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What's Included In Our House Plans

Years ago house plans were delivered as a set of blueprints that were pages with white lines and lettering on a dark blue background due to the printing process of that era.
Understanding Your House Plans

Today, house plans are often still referred to as blueprints but are printed on large format, digital printers, usually on bond paper offered mostly in five or eight set packages depending on how many plan sets are needed. The city or county may require two sets of plans, one for their files and one to have on the jobsite. If a mortgage is needed, the bank may require a set of plans. The home builder needs a couple of copies to share with subcontractors, and the homeowner will need a set of plans.

The most popular plan package is the PDF digital format plan allowing plans to be quickly delivered by email for general contractor bidding, product estimations and more. A CAD plan is used for plans that need major changes and modifications

It's important to remember that stock house plans are designed to meet the current IRC building code but, due to regional differences in local codes, building practices and snow and wind loads, modifications may be needed to the plan. Some changes can be handled by your builder or a local designer, and other plans may need additional engineering details depending on local building codes. Our seasoned house plan experts are available to provide more information on your local code requirements.

What you can expect in house plans from The House Designers:

  1. Exterior Elevations — These are the drawings of the exterior of the home and will mostly be drawn at ¼" = 1'-0" scale. Sometimes the sides and rear are at 1/8" = 1'-0" scale. This is where the windows, doors and exterior trim details are illustrated as well as the wall heights, roof pitches and ridge heights are usually dimensioned.
  2. Floor Plans — These drawings, usually one sheet for each floor, unless it's a small home, are really the most important drawings in your set of plans. They are drawn to ¼" = 1'-0" scale and include most of the critical dimensions and specs needed to build the home. They act as a road map of your home, showing how the different spaces relate to each other. Some plans will include the electrical elements like lights, plugs and switches but sometimes these will be on a separate sheet or left for your electrical subcontractor to customize for your specific needs. Similarly, the structural details like the floor joists may also be included on the floor plans if they may be on separate framing plans. An aerial view of cabinets, plumbing and appliances would be shown here as well.
  3. Foundation/Basement Plans — This drawing will detail and illustrate the foundation dimension. If a basement is purchased, it will also show the stairs and bearing walls and basement windows if applicable. Each plan page shows the available foundations and if a particular foundation isn't listed, email or call our house plan specialists at 866-214-2242 to get information on obtaining the foundation you need.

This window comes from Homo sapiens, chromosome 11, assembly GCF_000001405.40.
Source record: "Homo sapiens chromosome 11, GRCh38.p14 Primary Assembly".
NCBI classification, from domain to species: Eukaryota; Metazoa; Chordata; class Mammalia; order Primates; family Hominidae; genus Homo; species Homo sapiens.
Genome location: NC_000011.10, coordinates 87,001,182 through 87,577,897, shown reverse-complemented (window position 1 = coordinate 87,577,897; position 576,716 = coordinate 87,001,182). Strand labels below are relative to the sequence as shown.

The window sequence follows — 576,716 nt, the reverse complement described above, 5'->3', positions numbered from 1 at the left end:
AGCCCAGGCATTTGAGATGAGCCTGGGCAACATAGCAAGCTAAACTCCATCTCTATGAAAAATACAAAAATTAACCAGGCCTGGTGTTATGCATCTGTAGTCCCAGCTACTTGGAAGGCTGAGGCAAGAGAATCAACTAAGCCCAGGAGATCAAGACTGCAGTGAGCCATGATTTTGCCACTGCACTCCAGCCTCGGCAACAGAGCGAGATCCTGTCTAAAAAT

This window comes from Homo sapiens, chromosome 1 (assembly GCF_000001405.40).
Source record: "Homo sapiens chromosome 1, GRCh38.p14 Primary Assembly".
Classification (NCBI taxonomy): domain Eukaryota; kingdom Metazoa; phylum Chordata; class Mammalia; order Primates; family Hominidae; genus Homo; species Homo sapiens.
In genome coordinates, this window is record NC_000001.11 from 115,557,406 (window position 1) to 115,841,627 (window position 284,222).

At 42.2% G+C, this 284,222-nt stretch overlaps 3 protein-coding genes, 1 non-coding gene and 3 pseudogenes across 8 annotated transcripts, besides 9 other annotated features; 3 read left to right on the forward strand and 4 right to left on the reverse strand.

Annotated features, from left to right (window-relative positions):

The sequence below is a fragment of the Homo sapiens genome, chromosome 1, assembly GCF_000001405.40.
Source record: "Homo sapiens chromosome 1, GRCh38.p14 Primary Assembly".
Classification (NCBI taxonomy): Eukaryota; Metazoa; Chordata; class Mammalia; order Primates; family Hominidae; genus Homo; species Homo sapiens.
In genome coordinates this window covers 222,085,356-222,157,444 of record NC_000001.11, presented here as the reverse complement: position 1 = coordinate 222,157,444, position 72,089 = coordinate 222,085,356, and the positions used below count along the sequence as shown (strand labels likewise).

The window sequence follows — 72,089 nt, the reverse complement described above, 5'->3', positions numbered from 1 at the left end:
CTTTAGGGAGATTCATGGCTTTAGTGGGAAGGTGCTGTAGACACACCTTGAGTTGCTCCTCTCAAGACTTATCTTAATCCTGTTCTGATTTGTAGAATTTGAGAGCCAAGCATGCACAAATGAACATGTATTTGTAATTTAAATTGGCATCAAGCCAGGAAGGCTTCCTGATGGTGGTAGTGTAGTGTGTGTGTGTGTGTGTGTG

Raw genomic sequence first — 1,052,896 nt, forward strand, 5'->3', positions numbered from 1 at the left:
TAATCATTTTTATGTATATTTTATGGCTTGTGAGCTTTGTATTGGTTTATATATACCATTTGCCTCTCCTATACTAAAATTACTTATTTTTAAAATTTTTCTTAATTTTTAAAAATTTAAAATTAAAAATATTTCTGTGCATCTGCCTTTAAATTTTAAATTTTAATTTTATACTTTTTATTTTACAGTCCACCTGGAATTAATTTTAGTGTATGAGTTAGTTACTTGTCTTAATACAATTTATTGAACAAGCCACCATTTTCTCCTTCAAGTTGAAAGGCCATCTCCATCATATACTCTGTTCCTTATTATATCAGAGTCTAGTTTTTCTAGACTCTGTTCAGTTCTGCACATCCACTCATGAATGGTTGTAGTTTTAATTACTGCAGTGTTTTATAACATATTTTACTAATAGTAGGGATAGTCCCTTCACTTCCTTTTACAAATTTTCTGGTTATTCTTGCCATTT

4. Building Sections and Details — This is the drawing that illustrates how the different levels and areas of a home relate to each other. A Large scale wall section that details the construction of the home is usually located here or on the foundation plan.
  5. Roof Plan — This drawing, usually at ¼" = 1'-0" scale, is a bird's eye view of the home from above. It shows the ridges, hips and valleys and sometimes shows each rafter or truss.
  6. General Notes — Usually a separate sheet is provided with standard notes and details that are required to comply with IRC building codes.

Some of our home plans will include an electrical layout showing a suggested location for fixtures and outlets. Keep in mind that this is primarily used as a reference only, useful for bidding and obtaining quantities. It's common practice to meet with your builder and the electrician before the electrical work starts to go over the plan, sometimes with a walk-through of the home to fine tune the fixture and switch locations to your preference. During the rough-in construction process, cables and outlets for internet can also be specified. Careful planning at this stage is important.

Cabinet elevations are also usually provided with your plans and, like the electrical plan, this is mainly a guide for estimating purposes. Cabinets are an easy item to customize and your builder, or their cabinet maker, will work with you early on in the process to ensure that the correct cabinets are specified. Make sure you customize your cabinetry in all rooms to your personal preference.

Where do you go from here?

Assuming that you have your building site and house plans in hand, you're now ready to interview builders and begin to assemble the additional items needed to get a building permit. Your builder may be able to help you with a site plan which is a drawing that shows the building site and locates your home plan, building setbacks, utilities and, if needed, a septic plan and permit.

To help you understand the different architectural styles, see our information on How to Chose the Right House Plan and Architectural Floor Plan Styles.

For any questions or help in your home plan search, please email or call our experienced team of home plan search specialists who will be happy to help you at 866-214-2242.